The imperative is two-fold. On the one hand, the Landesbanks need to demonstrate that they have formulated credible and durable business plans that will safeguard their future in the post-2005 environment; on the other, they need to communicate those plans articulately to the investor base that they will be accessing as borrowers no longer cushioned by state guarantees.
HSH in the lead
Galloping ahead on both fronts, say bankers, is HSH Nordbank, the product of the merger between Hamburgische Landesbank and Landesbank Schleswig-Holstein (LB Kiel), which became effective at the start of June. That represented the first cross-border merger within the Landesbank sector and created an entity with total assets of about Eu180bn.
It has also paved the way for synergies which the bank believes will lead to annual cost savings of Eu150m starting in 2006.
Whether others will step down the HSH Nordbank route and accelerate change in the Landesbank sector via consolidation is open to question. Bankers say that M&A advisers are working around the clock on counselling Landesbanks about potential mergers and tie-ups, and the hope expressed by many is that political opposition to consolidation will give way to an acceptance of economic reality.
"What is absolutely obvious is that some of the Landesbanks will be too small to survive," says one capital market chief. "What happens next is largely up to political negotiations, but I believe that by 2010 there will be between three and five Landesbanks."
Perhaps. But in the meantime there is plenty that the Landesbanks have been doing - and can still do - to prepare themselves for the more competitive environment awaiting them in July 2005.
Towards the top of their priority list has been reappraising their lending policies to ensure that loans are advanced and priced at market-based terms, with exposure to individual borrowers restricted to more prudent levels than in the past.
The consensus is that this process is already well advanced, with politically-influenced, uneconomic lending a thing of the past in the Landesbank sector. "The Landesbanks recognise that is no longer the way to do business," says Bridget Gandy, managing director in the financial institutions group at Fitch Ratings in London.
Fair enough. But until very recently too many of the Landesbanks appeared to be shuffling towards 2005 with all the insouciance of turkeys gathering outside the pre-Christmas slaughterhouse. As Fitch's Gandy says, as recently as this time last year many were still recruiting new personnel in areas such as investment banking. Gandy believes that that process has now been arrested, although she is concerned that many of the Landesbanks are still not grasping the nettle of their inflated cost bases aggressively enough.
Many are making all the right noises about cost-cutting. Probably the most troubled of all the Landesbanks, WestLB, is pledging that it will cut an additional Eu500m from its costs between now and the end of 2005, reducing its workforce from 8,000 to 6,200 over the same period.
But reducing costs goes only part of the way towards addressing the weaknesses of the Landesbank sector.
Equally important is the need to address the issue of abysmally low profitability, with HSBC's Grün saying that of all the banks within the sector, WestLB has the most shockingly low pre-provision profits to risk-weighted assets ratio.
By his calculations, this ratio stands at between 24bp and 25bp at WestLB, compared with 104bp for LBKiel and 116bp for Hamburgische Landesbank (before the merger) and 111bp at Bayerische Landesbank.
Moving swiftly to cut costs and increase profitability is a key priority for Landesbanks if they are to optimise their credit ratings in the post-2005 world. So, argue bankers, should be positioning themselves in the capital market and establishing a dialogue with investors. Again, HSH Nordbank is held up as a prototype in this respect.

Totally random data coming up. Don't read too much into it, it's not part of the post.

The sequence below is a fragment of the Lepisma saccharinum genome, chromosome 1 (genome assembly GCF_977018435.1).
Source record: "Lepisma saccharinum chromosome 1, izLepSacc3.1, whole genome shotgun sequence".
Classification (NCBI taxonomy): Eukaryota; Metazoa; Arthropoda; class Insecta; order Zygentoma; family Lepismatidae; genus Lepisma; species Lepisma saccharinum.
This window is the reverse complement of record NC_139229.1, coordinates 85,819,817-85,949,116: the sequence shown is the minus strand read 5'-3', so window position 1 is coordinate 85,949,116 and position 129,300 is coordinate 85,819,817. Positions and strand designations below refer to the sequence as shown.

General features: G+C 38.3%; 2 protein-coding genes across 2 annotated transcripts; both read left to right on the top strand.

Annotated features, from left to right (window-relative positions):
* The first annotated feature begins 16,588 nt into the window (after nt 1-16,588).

Allied to the clarity of and apparent durability of its business plan, HSH Nordbank has demonstrated impressive credentials in the capital market.
Setting alight bank capital
Those credentials were underscored in the borrowing strategy of LB Kiel, which was the first Landesbank to secure a standalone subordinated rating, and began to act as a pioneer among Landesbanks in February 2002 with the first of its Silent Participation Assimilated Regulatory Capital Securities (Sparcs) tier one deals.
That was followed in December 2002 with a Resparcs Asian-targeted structure, and again in May 2003 with Resparcs II.
At Lehman Brothers, which has structured, developed and led each of the Sparcs transactions, director of debt capital markets Richard Zirps describes Resparcs II as a "revolutionary" deal which was the first euro denominated retail targeted transaction of its kind. "Resparcs is the purest form of hybrid capital banks can raise because it qualifies for the most equity credit from the ratings agencies," says Zirps, adding that May's transaction met with phenomenal investor demand. He reports that a book worth well in excess of Eu2bn was the decisive factor in allowing for an increase in the transaction from Eu300m to Eu500m with the coupon tightened from an initial price talk of 8% to 7.5%.
With the Sparcs and Resparcs transactions carrying A3 ratings at launch, LBKiel has been able through its hybrid capital programme to establish a bridgehead into a number of the investor bases it will need to tap for its debt as an unguaranteed borrower starting in July 2005. That strategy is in stark contrast with those too many other Landesbanks, which, says BNP's Gnehm, remain preoccupied with cultivating their relations only with agency-type investors.
A more forward-looking strategy, he believes, would be for the Landesbanks to build a dialogue with the credit-based investors which will be their prime targets when they are in the single-A or even the triple-B bracket.
That is easier said than done, with the borrowing options available to Landesbanks positioning themselves as non-guaranteed borrowers limited. One of these would be for more Landesbanks to follow in the footsteps of LB Kiel by issuing subordinated paper not covered by guarantees - although to date other Landesbanks have been reluctant to take this path.
Another alternative for Landesbanks is to issue in the Pfandbrief market, although opportunities there are limited to refinancing associated with the banks' public sector and mortgage lending.
As Fitch Ratings observed in a report published in March, "some Landesbanks have already made extensive use of Pfandbriefe, largely exhausting available collateral, and are therefore more reliant on unsecured senior bond issues. Their focus now, therefore, is on benchmark issues to minimise funding costs and widen the international investor base."